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In the final part of our Your Questions Answered feature, we look at sibling relationships. Don't forget to read part 1 and part 2 of this exclusive series where we have had our expert panel answer your questions. 

Q: “Research suggests that siblings in care should be kept together where possible, however, I am working with a case where I believe it would be better if they were separated. How do you know when to stick to theoretical knowledge and when to trust your instinct?” Laura, Northampton

The short answer to this question is, social workers do not make professional judgments based on instincts alone, we use methodologies to underpin our assessments and decision making to enable evidence based practice. Furthermore, the Adoption Minimum Standards 2014, state there needs to be a clear decision-making process when deciding whether it is in the best interests of each child to be placed together or separate, and what the impact of this decision is on each child.

The separation of siblings is a complex area of social work practice as instinctively practitioners want to keep sibling groups together. This is because sibling relationships are likely to last a lifetime and can be an integral part of a child’s sense of identity.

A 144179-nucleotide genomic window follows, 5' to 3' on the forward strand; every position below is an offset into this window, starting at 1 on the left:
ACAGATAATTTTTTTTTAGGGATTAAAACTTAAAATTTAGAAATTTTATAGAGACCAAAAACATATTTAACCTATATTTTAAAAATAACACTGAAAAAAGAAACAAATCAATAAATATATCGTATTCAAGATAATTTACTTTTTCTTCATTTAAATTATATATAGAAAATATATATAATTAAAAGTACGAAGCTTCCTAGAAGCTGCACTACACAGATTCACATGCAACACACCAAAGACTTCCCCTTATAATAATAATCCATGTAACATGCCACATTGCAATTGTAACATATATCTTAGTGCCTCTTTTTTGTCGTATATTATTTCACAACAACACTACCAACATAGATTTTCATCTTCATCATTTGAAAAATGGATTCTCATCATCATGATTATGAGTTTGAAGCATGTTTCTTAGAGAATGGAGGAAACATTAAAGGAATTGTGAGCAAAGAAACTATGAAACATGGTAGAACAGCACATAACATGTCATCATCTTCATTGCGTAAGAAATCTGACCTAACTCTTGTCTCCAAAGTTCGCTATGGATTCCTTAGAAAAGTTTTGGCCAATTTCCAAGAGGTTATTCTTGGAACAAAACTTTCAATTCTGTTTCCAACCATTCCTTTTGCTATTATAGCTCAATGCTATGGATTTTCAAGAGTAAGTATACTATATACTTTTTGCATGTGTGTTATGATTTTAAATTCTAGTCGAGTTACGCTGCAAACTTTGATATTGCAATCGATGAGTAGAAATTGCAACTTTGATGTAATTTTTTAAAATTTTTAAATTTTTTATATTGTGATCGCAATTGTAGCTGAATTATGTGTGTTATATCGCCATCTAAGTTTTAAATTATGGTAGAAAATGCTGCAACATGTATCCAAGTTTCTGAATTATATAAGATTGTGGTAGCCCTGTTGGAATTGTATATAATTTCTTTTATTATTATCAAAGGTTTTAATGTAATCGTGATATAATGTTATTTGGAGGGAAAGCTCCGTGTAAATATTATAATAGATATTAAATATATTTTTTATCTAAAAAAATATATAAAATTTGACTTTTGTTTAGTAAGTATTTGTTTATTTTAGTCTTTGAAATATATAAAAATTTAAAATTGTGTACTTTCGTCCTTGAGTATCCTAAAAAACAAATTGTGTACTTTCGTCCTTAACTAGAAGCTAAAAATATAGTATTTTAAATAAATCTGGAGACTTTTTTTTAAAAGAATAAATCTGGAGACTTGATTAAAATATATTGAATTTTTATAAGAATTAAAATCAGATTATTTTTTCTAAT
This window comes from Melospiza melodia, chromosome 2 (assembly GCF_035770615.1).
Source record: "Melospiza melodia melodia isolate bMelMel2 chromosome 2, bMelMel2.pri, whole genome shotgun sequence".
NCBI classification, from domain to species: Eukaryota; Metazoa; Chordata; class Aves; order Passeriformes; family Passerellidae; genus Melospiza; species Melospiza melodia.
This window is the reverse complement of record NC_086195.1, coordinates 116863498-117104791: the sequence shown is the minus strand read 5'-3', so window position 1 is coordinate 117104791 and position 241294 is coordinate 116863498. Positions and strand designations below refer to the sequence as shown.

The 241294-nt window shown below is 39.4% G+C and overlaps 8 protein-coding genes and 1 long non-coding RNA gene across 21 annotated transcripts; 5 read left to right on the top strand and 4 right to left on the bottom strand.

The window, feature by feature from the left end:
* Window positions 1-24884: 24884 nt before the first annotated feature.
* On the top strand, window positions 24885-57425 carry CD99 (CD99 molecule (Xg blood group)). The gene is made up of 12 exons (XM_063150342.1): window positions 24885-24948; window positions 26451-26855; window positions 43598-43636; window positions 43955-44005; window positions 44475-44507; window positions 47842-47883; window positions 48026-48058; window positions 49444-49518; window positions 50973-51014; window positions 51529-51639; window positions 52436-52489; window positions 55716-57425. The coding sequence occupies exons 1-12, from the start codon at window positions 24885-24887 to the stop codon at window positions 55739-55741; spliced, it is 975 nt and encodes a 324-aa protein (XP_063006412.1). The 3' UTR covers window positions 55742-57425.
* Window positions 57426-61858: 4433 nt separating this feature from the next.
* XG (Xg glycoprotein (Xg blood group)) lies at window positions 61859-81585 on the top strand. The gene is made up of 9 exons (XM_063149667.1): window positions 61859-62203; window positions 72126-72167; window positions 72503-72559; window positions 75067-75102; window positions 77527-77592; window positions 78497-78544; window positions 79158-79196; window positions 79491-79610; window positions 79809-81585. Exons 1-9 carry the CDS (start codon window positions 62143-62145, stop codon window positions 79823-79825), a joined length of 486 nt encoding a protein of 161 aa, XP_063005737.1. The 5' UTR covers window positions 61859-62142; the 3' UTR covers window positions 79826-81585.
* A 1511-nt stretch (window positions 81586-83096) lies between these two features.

However, despite often having the same parents and living in the same family, siblings are usually very different.  This is because parents respond differently to children according to their age, gender, temperament and stage of development. The nature of the individual child’s attachment style is the primary consideration, as this will determine the parenting style the child needs, in their permanence placement.

Once the child’s attachment style and parenting needs have been established the pattern and strength of the sibling relationship needs to be assessed. There are some behavioural issues that indicate separation must be considered, such as highly sexualised behaviour, severe scapegoating or significant differences in attachment styles requiring diverse parenting styles.

If a decision has been made to separate siblings, it is important to maintain relevant levels of contact, as once the child has been able to develop a secure relationship with a significant adult then they have the platform to develop healthy sibling relationships for the future.

Jo Spender,
Social Work Trainer

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If you would like to have one of your questions answered by our expert panel, please get in touch. Answers will be published in the latest edition of Social Work News. If you would like to receive a digital copy straight into your inbox as soon as it becomes available, don’t forget to subscribe
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